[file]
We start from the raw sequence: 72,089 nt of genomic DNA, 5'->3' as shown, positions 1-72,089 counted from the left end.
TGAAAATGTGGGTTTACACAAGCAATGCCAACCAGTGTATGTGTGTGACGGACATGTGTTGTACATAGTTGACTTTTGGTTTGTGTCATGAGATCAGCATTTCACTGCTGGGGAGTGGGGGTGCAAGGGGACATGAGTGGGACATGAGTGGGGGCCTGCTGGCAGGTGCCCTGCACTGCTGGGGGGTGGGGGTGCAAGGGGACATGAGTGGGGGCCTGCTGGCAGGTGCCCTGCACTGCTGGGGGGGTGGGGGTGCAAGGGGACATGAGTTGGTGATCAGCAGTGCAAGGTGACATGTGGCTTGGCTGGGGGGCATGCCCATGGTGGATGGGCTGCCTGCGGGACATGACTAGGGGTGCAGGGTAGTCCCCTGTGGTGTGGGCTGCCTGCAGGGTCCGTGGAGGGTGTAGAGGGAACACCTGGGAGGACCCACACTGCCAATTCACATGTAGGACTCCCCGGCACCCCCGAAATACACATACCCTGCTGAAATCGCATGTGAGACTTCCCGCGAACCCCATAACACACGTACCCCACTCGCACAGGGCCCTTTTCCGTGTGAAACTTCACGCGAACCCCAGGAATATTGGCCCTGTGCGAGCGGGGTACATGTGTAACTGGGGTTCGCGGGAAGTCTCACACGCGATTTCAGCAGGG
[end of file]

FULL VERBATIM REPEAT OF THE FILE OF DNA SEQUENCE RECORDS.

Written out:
We start from the raw sequence: 72,089 nt of genomic DNA, 5'->3' as shown, positions 1-72,089 counted from the left end.
TGAAAATGTGGGTTTACACAAGCAATGCCAACCAGTGTATGTGTGTGACGGACATGTGTTGTACATAGTTGACTTTTGGTTTGTGTCATGAGATCAGCATTTCACTGCTGGGGAGTGGGGGTGCAAGGGGACATGAGTGGGACATGAGTGGGGGCCTGCTGGCAGGTGCCCTGCACTGCTGGGGGGTGGGGGTGCAAGGGGACATGAGTGGGGGCCTGCTGGCAGGTGCCCTGCACTGCTGGGGGGGTGGGGGTGCAAGGGGACATGAGTTGGTGATCAGCAGTGCAAGGTGACATGTGGCTTGGCTGGGGGGCATGCCCATGGTGGATGGGCTGCCTGCGGGACATGACTAGGGGTGCAGGGTAGTCCCCTGTGGTGTGGGCTGCCTGCAGGGTCCGTGGAGGGTGTAGAGGGAACACCTGGGAGGACCCACACTGCCAATTCACATGTAGGACTCCCCGGCACCCCCGAAATACACATACCCTGCTGAAATCGCATGTGAGACTTCCCGCGAACCCCATAACACACGTACCCCACTCGCACAGGGCCCTTTTCCGTGTGAAACTTCACGCGAACCCCAGGAATATTGGCCCTGTGCGAGCGGGGTACATGTGTAACTGGGGTTCGCGGGAAGTCTCACACGCGATTTCAGCAGGG